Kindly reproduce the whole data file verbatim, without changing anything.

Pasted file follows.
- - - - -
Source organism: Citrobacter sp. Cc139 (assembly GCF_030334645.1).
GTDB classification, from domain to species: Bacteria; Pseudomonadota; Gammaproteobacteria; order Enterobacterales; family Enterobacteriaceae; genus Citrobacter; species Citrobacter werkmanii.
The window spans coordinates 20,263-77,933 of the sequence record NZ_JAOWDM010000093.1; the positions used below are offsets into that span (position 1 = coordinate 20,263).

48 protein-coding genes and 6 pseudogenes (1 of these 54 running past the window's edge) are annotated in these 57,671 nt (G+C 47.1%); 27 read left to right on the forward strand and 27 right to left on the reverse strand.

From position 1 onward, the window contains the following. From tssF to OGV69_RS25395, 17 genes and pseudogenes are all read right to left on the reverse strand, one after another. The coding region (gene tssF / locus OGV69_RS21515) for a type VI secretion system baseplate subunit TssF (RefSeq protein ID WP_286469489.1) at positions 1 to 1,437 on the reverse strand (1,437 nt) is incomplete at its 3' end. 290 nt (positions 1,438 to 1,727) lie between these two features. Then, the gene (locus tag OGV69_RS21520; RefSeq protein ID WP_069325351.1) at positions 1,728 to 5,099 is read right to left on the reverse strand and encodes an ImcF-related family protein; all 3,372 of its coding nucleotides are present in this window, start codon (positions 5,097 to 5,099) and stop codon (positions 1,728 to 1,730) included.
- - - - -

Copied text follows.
Source organism: Citrobacter sp. Cc139 (assembly GCF_030334645.1).
GTDB classification, from domain to species: Bacteria; Pseudomonadota; Gammaproteobacteria; order Enterobacterales; family Enterobacteriaceae; genus Citrobacter; species Citrobacter werkmanii.
The window spans coordinates 20,263-77,933 of the sequence record NZ_JAOWDM010000093.1; the positions used below are offsets into that span (position 1 = coordinate 20,263).

48 protein-coding genes and 6 pseudogenes (1 of these 54 running past the window's edge) are annotated in these 57,671 nt (G+C 47.1%); 27 read left to right on the forward strand and 27 right to left on the reverse strand.

From position 1 onward, the window contains the following. From tssF to OGV69_RS25395, 17 genes and pseudogenes are all read right to left on the reverse strand, one after another. The coding region (gene tssF / locus OGV69_RS21515) for a type VI secretion system baseplate subunit TssF (RefSeq protein ID WP_286469489.1) at positions 1 to 1,437 on the reverse strand (1,437 nt) is incomplete at its 3' end. 290 nt (positions 1,438 to 1,727) lie between these two features. Then, the gene (locus tag OGV69_RS21520; RefSeq protein ID WP_069325351.1) at positions 1,728 to 5,099 is read right to left on the reverse strand and encodes an ImcF-related family protein; all 3,372 of its coding nucleotides are present in this window, start codon (positions 5,097 to 5,099) and stop codon (positions 1,728 to 1,730) included.